Alright then, 3rd part of the analysis!
This part begins with the bend I held in the previous bar, I release this bend landing back on the D# on the first beat of the bar. This bar is over the major part of the riff, and what I’m doing here is I’m going down the Mixolydian scale using a legato run. I’m not using my right hand at all during this run, other than for muting unwanted strings. It’s all hammer-ons from nowhere with my left hand. This type of legato creates a very smooth sounding run, since no note is picked, and thus equal with all the others in sound and attack. To obtain a smooth attack such as this using a pick, you need to use compressors and a very relaxed picking technique. Personally I use heavy gauge strings (0.11-0.50) and really dig in to the string when I play, so that approach is not for me. However, to watch a master of legato at work, check out Alan Holdsworth on his 0.08 strings and genial legato/picking approach.
In bars 15 and 16, I’m using a similar pentatonic idea to the one in bar 5, however starting on the beat instead of the upbeat as in beat 5. Small things like these can completely change the sound of a line. In bar 16, I’m deviating from the whole major/minor approach, by playing the A (minor 3rd) repeatedly over the major chord, and only on the last note hitting that major third. However, this works due to 2 things. First, I’m muting those notes, creating a percussive effect that does not clash too much harmonically. Also, when playing rock and blues, using pentatonic, we almost always play the minor pentatonic over a blues progression, which is almost always based on major dominant chords.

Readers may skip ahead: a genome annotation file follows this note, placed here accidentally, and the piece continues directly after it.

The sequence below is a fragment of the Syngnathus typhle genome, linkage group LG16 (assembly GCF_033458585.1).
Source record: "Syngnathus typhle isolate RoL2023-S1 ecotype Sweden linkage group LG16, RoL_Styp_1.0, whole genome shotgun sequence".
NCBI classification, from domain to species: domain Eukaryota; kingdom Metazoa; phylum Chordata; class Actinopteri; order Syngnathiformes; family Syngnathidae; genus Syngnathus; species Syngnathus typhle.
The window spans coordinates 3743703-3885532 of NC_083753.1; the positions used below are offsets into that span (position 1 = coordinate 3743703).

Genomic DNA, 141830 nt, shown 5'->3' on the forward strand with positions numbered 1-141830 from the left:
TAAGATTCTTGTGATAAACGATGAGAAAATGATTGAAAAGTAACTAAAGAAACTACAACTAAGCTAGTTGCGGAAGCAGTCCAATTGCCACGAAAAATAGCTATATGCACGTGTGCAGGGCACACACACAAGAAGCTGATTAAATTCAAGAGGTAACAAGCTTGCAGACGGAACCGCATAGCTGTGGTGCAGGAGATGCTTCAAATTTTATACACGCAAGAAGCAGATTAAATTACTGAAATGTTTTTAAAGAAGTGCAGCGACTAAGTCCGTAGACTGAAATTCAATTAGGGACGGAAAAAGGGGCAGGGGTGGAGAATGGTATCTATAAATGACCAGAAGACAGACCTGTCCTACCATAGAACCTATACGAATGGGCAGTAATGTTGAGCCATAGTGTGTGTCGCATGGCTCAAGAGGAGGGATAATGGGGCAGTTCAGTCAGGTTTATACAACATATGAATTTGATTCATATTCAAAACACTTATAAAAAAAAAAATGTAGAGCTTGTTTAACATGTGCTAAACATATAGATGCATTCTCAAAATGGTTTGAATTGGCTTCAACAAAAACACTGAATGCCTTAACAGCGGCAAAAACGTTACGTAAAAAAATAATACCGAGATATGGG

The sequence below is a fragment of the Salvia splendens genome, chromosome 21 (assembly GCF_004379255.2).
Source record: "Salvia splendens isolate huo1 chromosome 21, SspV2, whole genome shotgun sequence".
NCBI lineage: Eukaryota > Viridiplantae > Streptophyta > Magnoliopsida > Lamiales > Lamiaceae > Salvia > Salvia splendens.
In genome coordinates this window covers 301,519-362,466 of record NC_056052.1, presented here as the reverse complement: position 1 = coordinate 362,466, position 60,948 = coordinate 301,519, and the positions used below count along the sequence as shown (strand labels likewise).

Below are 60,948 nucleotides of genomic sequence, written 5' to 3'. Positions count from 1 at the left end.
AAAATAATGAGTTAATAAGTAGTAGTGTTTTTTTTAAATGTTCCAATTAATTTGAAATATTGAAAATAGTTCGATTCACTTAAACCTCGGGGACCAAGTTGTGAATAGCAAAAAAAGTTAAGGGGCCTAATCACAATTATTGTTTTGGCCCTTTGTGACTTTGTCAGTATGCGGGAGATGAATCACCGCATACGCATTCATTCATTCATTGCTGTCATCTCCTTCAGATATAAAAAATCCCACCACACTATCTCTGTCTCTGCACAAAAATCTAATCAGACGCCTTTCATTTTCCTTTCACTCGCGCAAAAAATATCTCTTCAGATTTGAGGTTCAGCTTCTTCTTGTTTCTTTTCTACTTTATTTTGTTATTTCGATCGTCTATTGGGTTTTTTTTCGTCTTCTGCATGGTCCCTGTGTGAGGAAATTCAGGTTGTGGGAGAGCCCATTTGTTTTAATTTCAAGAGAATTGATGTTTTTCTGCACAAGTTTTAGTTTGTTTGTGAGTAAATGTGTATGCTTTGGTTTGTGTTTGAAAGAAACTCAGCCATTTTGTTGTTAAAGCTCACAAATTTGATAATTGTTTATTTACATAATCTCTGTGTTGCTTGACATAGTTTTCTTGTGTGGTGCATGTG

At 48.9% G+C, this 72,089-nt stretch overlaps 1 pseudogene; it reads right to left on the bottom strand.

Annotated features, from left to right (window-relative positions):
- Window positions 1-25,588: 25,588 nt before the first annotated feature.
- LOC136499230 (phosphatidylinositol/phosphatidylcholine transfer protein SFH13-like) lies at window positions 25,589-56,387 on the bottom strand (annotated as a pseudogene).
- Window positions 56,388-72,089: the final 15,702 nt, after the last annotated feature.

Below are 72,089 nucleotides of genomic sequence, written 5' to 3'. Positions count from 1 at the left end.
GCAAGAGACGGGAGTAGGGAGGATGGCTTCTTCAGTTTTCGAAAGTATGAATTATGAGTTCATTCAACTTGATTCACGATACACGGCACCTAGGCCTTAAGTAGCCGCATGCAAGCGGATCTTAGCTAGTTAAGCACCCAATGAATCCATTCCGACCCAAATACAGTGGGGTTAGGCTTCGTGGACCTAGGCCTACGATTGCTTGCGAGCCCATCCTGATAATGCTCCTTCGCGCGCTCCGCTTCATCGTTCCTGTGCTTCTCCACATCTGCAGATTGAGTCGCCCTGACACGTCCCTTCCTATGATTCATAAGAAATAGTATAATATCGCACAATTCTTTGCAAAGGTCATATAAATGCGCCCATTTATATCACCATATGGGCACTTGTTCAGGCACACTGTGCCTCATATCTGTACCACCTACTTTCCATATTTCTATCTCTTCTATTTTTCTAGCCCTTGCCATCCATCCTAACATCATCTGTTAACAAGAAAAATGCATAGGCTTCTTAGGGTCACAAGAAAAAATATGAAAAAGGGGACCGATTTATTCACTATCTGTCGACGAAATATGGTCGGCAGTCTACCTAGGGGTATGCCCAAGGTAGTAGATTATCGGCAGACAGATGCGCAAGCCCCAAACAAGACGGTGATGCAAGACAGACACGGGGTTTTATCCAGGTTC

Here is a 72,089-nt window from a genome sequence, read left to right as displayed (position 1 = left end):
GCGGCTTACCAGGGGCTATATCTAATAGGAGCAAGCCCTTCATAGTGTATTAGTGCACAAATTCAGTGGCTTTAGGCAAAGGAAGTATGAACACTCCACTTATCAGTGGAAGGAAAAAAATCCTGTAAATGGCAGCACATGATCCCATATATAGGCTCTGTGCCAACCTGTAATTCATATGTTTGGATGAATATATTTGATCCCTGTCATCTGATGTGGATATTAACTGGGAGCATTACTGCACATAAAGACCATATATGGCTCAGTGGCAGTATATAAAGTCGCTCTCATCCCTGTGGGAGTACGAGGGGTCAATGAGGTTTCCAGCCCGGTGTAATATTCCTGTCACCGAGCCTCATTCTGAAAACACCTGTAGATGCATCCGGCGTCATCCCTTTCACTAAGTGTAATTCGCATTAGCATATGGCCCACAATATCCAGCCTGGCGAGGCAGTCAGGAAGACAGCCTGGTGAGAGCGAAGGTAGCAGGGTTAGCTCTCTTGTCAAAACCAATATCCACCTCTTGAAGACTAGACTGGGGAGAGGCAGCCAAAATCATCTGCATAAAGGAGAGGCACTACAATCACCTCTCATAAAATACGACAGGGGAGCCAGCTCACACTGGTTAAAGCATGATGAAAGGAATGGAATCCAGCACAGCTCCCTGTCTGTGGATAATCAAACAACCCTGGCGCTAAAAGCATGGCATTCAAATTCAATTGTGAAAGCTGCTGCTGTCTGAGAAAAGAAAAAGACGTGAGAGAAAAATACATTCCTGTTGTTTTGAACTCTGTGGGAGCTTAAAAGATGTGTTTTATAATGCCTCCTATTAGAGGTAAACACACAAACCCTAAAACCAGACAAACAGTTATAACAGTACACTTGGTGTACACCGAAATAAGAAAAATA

Harmonically wrong yes, but we have learned to hear and accept that as a style attribute. In essence, what sounds right to you, is in most cases right, and can even be used to create some unexpected harmonic textures. In jazz and fusion, you would use much more “out” note choices than this many times.
And finally, in bars 17-20 I finish up with a long pentatonic tapping run. As with the rest of the solo, I target the major and minor third in each bar, but not necessarily on the first beat. Apart from the actual note targeting in each bar, I also utilize note value alteration, similar to the tapping examples in my Timing and Note Value Alteration tutorial. So if you encounter problems nailing this final line, first check out that part of my timing tutorial.
Alright! That’s it; you’ve made it through yet another of my tutorials, good work! See you in my next one. Until then, as always, keep your groove on!